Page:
It might seem odd to some airline industry watchers that Jetstar Japan needs a fourth cornerstone investor after Japan Airlines, Qantas and Mitsubishi.

After all, a well run low cost carrier in Japan, associated with three household name airline brands in Japan Airlines, Qantas and Jetstar looks like the dream team, now that everyone has forgotten the financial calamity that befell JAL.

Jetstar Japan couldn’t fail if it tried. Could it? All that it is up against is an AirAsia Japan venture in association with All Nippon Airways, and AirAsia is run by Tony Fernandes, the close buddy and friendly ally of Jetstar Asia, who has it encircled with friendly AirAsia entities in Malaysia, Thailand and Indonesia. Nothing to worry about at all. Tony now has 25% of Malaysia Airlines, which is according to Alan Joyce at Qantas going to be probably, most likely, perhaps, maybe, the key to the survival of the Qantas long haul operation by rolling to one side to make room for a Qantas controlled but Malaysia flag carrier entity that is going to take away a large part of their business and profits to prop up an ailing Aussie business, so, they are bound to be onside. The Qantas offer to siphon off the loot from their patch is a cinch to go ahead because, well, it is so good for the Malaysians. Who have been inexplicably silent about these initiatives in recent weeks.

Which brings us to this morning’s excellent dispatch in The Australian, saying that Geoffrey Edelsten (disgraced medical entrepreneur, deregistered doctor, former Sydney Swans owner and convicted criminal) is a possible white knight for coming to the assistance of ‘struggling’ Air Australia.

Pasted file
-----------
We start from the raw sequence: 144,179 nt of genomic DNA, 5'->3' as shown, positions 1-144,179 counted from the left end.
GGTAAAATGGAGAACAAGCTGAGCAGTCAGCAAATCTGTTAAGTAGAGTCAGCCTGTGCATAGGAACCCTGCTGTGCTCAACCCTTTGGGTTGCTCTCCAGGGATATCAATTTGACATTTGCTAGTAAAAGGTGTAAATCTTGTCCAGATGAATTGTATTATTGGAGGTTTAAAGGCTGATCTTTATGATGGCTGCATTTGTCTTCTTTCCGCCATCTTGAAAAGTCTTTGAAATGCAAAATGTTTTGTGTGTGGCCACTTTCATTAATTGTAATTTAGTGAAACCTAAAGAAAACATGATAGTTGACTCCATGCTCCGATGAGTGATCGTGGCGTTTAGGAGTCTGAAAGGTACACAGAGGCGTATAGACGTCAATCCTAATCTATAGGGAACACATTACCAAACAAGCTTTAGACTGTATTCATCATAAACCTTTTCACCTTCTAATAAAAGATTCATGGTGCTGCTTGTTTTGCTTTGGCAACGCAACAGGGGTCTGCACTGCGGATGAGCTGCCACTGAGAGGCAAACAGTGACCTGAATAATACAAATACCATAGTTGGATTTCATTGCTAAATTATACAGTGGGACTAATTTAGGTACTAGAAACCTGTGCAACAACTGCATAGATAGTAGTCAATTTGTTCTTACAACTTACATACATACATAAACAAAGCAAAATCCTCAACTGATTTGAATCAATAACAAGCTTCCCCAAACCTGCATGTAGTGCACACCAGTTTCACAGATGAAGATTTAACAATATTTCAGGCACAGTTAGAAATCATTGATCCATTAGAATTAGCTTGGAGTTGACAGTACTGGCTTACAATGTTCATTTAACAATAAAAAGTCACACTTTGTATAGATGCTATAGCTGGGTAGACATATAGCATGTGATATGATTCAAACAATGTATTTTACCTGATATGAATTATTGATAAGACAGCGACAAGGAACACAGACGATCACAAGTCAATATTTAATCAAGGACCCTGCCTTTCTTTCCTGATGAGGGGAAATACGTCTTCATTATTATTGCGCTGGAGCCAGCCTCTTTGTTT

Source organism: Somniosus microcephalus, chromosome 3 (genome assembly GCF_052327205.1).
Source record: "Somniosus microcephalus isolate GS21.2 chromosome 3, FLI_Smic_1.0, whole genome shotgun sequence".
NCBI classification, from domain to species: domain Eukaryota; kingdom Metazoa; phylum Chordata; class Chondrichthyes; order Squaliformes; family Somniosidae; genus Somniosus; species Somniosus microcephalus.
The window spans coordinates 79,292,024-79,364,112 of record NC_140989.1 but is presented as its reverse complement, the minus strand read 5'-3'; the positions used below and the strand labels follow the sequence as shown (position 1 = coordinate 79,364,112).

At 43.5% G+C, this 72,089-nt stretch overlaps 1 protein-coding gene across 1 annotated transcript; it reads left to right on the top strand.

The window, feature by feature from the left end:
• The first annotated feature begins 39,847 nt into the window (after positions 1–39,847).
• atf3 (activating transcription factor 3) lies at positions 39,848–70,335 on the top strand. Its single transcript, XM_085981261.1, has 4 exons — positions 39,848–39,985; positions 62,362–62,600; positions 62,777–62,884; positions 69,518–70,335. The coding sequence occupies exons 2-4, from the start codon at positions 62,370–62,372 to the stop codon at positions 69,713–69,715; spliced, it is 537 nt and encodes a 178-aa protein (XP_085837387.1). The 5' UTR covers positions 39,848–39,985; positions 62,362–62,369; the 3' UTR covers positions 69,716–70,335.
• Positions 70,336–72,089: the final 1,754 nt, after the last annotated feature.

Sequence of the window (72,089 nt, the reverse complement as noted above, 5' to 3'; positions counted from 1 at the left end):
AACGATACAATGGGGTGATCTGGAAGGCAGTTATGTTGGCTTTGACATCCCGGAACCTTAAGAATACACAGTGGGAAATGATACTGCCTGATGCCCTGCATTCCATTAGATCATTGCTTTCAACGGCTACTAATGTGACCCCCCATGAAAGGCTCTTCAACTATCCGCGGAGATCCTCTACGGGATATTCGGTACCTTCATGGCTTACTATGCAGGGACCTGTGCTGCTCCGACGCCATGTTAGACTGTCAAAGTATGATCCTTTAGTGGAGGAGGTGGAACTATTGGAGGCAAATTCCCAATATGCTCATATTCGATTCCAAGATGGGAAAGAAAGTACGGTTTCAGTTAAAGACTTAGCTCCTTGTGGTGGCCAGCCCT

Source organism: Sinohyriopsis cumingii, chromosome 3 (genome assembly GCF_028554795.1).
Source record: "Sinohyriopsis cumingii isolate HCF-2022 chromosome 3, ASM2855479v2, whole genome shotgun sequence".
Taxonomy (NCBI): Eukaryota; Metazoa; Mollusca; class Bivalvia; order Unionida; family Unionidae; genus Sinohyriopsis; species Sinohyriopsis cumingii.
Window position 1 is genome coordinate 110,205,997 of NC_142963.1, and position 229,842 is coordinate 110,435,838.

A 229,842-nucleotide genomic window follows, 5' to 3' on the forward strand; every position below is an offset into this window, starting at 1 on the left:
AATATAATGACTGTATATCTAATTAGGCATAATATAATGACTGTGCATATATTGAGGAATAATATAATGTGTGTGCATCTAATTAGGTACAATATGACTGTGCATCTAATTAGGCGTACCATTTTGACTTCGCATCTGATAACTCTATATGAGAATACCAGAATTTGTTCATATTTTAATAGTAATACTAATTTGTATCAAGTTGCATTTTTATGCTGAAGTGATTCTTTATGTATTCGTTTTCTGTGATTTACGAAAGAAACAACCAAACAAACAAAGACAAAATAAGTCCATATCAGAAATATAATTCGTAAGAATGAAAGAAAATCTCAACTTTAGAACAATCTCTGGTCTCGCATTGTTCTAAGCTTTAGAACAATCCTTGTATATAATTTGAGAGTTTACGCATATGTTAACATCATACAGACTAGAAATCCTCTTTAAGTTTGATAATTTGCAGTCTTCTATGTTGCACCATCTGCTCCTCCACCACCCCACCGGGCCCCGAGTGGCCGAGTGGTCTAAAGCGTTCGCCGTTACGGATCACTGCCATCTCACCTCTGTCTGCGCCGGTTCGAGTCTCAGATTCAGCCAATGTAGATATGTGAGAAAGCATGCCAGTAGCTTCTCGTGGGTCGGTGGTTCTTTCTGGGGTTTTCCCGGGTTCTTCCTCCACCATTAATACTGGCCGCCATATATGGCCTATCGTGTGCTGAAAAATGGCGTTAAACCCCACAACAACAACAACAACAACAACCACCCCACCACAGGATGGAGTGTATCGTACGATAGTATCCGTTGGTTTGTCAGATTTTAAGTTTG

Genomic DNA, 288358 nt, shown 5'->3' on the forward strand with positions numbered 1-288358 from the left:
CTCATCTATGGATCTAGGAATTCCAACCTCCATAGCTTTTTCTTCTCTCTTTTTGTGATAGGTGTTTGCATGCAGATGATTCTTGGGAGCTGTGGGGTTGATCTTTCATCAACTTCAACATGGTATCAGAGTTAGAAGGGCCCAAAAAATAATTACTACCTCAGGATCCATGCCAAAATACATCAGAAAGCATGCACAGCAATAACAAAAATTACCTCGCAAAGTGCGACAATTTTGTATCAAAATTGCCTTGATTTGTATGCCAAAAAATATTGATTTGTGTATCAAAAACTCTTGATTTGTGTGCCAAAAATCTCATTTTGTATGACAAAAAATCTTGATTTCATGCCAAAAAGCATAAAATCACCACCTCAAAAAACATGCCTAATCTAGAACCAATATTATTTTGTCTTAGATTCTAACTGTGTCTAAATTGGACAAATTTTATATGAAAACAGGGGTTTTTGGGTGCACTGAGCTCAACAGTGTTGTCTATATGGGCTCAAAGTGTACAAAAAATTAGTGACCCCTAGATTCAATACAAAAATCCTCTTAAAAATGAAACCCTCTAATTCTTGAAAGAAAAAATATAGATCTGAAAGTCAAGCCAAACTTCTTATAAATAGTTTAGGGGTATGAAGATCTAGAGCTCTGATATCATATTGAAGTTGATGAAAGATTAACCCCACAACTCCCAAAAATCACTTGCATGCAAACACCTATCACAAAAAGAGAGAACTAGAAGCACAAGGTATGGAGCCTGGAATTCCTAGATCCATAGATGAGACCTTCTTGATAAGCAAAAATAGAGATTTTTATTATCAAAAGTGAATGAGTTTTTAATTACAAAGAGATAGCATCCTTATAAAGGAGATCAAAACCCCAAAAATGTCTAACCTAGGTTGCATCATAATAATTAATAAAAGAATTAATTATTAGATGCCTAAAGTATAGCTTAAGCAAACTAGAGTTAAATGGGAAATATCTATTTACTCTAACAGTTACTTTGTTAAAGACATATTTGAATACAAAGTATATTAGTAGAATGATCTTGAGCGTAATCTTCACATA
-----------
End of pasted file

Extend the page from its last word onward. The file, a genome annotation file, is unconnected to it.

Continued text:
Who said Air Australia is struggling? It’s just a little misunderstanding according to Air Australia about insolvency cover being refused for its retailers and their customers by Cover More, which in Australia covers a lot. Except Air Australia.  The story goes on to claim credit for this revelation of Air Australia’s insolvency insurance problems even though Plane Talking broke it much sooner than The Australian.

So, Geoffrey Edelsten, who says he never owned a pink helicopter, a ‘string’ of Ferraris, or much else in some of the revisionist interviews he has given since the flamboyant events of his career in the 80s and 90s, is considering a second approach by Air Australia to land on his money as an investor in its operations, currently solely owned by Michael James, according to Mr James.

The media needs stories like this in the so called ‘silly season’. Not that there is anything silly about Edelsten, or James or the perplexing situation confronting Air Australia customers, who are/were being asked by travel agency chain Flight Centre to sign a product disclosure statement acknowledgement that they are buying flights on the carrier while fully aware that it has been refused insolvency insurance. Hey, the airline you are about buy  flights on can’t get covered against the risk that it could go broke! She’ll be right!

Someone needs to get bold here. Edelsten mightn’t bite at the Air Australia opportunity, but wait a minute, what about Jetstar Japan? If that isn’t gold plated what is?